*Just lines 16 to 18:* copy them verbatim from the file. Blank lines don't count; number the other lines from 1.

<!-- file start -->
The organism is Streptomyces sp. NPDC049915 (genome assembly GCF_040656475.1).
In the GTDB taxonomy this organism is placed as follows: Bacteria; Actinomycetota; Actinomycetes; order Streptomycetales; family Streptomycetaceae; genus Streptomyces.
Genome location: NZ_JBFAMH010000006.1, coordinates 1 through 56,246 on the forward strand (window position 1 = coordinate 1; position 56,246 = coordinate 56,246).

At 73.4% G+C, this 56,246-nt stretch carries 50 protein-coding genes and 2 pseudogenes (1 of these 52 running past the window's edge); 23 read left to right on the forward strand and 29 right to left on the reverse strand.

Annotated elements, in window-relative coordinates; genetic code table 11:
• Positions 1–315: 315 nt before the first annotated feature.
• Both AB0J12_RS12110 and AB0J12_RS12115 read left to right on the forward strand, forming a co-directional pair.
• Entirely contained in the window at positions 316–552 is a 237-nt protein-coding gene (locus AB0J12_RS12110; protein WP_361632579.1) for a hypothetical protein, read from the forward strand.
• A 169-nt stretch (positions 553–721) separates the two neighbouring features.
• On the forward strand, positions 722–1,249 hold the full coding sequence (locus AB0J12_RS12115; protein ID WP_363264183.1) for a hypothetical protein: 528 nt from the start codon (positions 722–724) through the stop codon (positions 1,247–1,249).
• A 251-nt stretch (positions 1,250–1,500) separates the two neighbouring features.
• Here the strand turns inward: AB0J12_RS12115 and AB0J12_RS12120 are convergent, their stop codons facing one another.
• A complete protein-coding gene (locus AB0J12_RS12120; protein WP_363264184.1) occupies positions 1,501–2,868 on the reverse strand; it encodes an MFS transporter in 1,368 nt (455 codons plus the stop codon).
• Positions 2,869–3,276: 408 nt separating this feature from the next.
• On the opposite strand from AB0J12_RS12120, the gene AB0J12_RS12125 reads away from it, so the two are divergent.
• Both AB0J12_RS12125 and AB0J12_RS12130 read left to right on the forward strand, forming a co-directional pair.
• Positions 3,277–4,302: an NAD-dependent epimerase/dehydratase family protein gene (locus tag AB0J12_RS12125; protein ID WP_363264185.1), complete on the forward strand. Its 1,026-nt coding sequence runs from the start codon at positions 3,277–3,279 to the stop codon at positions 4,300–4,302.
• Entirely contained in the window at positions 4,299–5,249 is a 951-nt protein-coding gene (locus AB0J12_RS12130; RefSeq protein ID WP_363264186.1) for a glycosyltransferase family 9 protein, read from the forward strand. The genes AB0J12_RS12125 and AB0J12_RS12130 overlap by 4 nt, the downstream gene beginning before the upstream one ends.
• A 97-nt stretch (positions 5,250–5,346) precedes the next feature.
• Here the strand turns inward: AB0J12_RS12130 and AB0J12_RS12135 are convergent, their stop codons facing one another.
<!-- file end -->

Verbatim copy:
• Both AB0J12_RS12125 and AB0J12_RS12130 read left to right on the forward strand, forming a co-directional pair.
• Positions 3,277–4,302: an NAD-dependent epimerase/dehydratase family protein gene (locus tag AB0J12_RS12125; protein ID WP_363264185.1), complete on the forward strand. Its 1,026-nt coding sequence runs from the start codon at positions 3,277–3,279 to the stop codon at positions 4,300–4,302.
• Entirely contained in the window at positions 4,299–5,249 is a 951-nt protein-coding gene (locus AB0J12_RS12130; RefSeq protein ID WP_363264186.1) for a glycosyltransferase family 9 protein, read from the forward strand. The genes AB0J12_RS12125 and AB0J12_RS12130 overlap by 4 nt, the downstream gene beginning before the upstream one ends.